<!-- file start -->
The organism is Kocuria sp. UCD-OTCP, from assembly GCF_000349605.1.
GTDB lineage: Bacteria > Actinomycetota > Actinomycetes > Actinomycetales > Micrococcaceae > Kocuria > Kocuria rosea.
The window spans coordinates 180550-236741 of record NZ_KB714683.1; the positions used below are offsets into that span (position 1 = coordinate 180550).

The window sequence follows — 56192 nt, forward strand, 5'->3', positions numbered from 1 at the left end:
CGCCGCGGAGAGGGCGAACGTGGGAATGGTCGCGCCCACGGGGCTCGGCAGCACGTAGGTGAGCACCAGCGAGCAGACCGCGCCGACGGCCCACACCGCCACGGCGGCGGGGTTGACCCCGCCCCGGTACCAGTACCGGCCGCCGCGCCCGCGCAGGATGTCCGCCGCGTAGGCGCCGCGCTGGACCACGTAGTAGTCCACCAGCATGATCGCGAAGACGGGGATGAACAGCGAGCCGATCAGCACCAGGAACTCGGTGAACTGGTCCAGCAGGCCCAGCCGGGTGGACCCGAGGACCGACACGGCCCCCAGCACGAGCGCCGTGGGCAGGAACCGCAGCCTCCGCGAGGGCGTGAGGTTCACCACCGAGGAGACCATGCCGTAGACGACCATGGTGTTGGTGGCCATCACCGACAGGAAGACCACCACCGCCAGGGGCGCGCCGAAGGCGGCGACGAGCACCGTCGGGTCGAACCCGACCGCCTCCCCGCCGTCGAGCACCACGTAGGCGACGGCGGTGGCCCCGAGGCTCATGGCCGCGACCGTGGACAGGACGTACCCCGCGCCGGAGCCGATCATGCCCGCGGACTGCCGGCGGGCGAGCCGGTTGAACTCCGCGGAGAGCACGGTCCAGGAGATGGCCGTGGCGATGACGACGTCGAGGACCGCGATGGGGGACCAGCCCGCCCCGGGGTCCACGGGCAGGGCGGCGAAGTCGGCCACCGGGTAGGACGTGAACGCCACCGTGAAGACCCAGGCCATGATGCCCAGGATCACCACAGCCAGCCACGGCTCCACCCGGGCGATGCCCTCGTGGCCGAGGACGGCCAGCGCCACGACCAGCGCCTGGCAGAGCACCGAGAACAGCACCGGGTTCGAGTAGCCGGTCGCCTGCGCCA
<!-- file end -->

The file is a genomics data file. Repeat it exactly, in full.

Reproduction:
The organism is Kocuria sp. UCD-OTCP, from assembly GCF_000349605.1.
GTDB lineage: Bacteria > Actinomycetota > Actinomycetes > Actinomycetales > Micrococcaceae > Kocuria > Kocuria rosea.
The window spans coordinates 180550-236741 of record NZ_KB714683.1; the positions used below are offsets into that span (position 1 = coordinate 180550).

The window sequence follows — 56192 nt, forward strand, 5'->3', positions numbered from 1 at the left end:
CGCCGCGGAGAGGGCGAACGTGGGAATGGTCGCGCCCACGGGGCTCGGCAGCACGTAGGTGAGCACCAGCGAGCAGACCGCGCCGACGGCCCACACCGCCACGGCGGCGGGGTTGACCCCGCCCCGGTACCAGTACCGGCCGCCGCGCCCGCGCAGGATGTCCGCCGCGTAGGCGCCGCGCTGGACCACGTAGTAGTCCACCAGCATGATCGCGAAGACGGGGATGAACAGCGAGCCGATCAGCACCAGGAACTCGGTGAACTGGTCCAGCAGGCCCAGCCGGGTGGACCCGAGGACCGACACGGCCCCCAGCACGAGCGCCGTGGGCAGGAACCGCAGCCTCCGCGAGGGCGTGAGGTTCACCACCGAGGAGACCATGCCGTAGACGACCATGGTGTTGGTGGCCATCACCGACAGGAAGACCACCACCGCCAGGGGCGCGCCGAAGGCGGCGACGAGCACCGTCGGGTCGAACCCGACCGCCTCCCCGCCGTCGAGCACCACGTAGGCGACGGCGGTGGCCCCGAGGCTCATGGCCGCGACCGTGGACAGGACGTACCCCGCGCCGGAGCCGATCATGCCCGCGGACTGCCGGCGGGCGAGCCGGTTGAACTCCGCGGAGAGCACGGTCCAGGAGATGGCCGTGGCGATGACGACGTCGAGGACCGCGATGGGGGACCAGCCCGCCCCGGGGTCCACGGGCAGGGCGGCGAAGTCGGCCACCGGGTAGGACGTGAACGCCACCGTGAAGACCCAGGCCATGATGCCCAGGATCACCACAGCCAGCCACGGCTCCACCCGGGCGATGCCCTCGTGGCCGAGGACGGCCAGCGCCACGACCAGCGCCTGGCAGAGCACCGAGAACAGCACCGGGTTCGAGTAGCCGGTCGCCTGCGCCA